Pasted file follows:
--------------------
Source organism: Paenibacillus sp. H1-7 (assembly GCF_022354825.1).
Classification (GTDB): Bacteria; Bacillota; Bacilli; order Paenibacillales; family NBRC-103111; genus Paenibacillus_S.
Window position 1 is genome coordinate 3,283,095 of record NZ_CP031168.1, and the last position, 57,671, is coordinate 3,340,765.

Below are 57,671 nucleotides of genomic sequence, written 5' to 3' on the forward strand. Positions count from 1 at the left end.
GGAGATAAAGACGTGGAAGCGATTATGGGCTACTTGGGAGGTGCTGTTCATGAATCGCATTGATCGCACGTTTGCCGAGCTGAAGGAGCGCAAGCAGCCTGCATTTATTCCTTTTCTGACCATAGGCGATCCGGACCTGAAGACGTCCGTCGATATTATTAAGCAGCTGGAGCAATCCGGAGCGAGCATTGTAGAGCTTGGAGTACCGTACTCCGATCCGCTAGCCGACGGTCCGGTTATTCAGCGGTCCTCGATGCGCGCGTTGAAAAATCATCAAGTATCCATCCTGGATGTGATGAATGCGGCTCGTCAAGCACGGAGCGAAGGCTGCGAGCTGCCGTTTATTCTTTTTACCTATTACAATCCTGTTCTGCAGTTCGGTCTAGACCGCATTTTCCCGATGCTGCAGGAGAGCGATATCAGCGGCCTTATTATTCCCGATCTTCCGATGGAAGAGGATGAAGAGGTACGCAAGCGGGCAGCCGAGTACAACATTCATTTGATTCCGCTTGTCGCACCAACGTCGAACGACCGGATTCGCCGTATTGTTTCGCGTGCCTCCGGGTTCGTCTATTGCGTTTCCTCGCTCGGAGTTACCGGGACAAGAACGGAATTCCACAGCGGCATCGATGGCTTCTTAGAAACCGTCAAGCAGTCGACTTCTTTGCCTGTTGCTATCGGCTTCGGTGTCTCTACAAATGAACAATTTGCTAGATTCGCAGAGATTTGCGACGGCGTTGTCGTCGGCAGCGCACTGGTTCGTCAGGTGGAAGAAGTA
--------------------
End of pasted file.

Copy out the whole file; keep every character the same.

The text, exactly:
Source organism: Paenibacillus sp. H1-7 (assembly GCF_022354825.1).
Classification (GTDB): Bacteria; Bacillota; Bacilli; order Paenibacillales; family NBRC-103111; genus Paenibacillus_S.
Window position 1 is genome coordinate 3,283,095 of record NZ_CP031168.1, and the last position, 57,671, is coordinate 3,340,765.

Below are 57,671 nucleotides of genomic sequence, written 5' to 3' on the forward strand. Positions count from 1 at the left end.
GGAGATAAAGACGTGGAAGCGATTATGGGCTACTTGGGAGGTGCTGTTCATGAATCGCATTGATCGCACGTTTGCCGAGCTGAAGGAGCGCAAGCAGCCTGCATTTATTCCTTTTCTGACCATAGGCGATCCGGACCTGAAGACGTCCGTCGATATTATTAAGCAGCTGGAGCAATCCGGAGCGAGCATTGTAGAGCTTGGAGTACCGTACTCCGATCCGCTAGCCGACGGTCCGGTTATTCAGCGGTCCTCGATGCGCGCGTTGAAAAATCATCAAGTATCCATCCTGGATGTGATGAATGCGGCTCGTCAAGCACGGAGCGAAGGCTGCGAGCTGCCGTTTATTCTTTTTACCTATTACAATCCTGTTCTGCAGTTCGGTCTAGACCGCATTTTCCCGATGCTGCAGGAGAGCGATATCAGCGGCCTTATTATTCCCGATCTTCCGATGGAAGAGGATGAAGAGGTACGCAAGCGGGCAGCCGAGTACAACATTCATTTGATTCCGCTTGTCGCACCAACGTCGAACGACCGGATTCGCCGTATTGTTTCGCGTGCCTCCGGGTTCGTCTATTGCGTTTCCTCGCTCGGAGTTACCGGGACAAGAACGGAATTCCACAGCGGCATCGATGGCTTCTTAGAAACCGTCAAGCAGTCGACTTCTTTGCCTGTTGCTATCGGCTTCGGTGTCTCTACAAATGAACAATTTGCTAGATTCGCAGAGATTTGCGACGGCGTTGTCGTCGGCAGCGCACTGGTTCGTCAGGTGGAAGAAGTA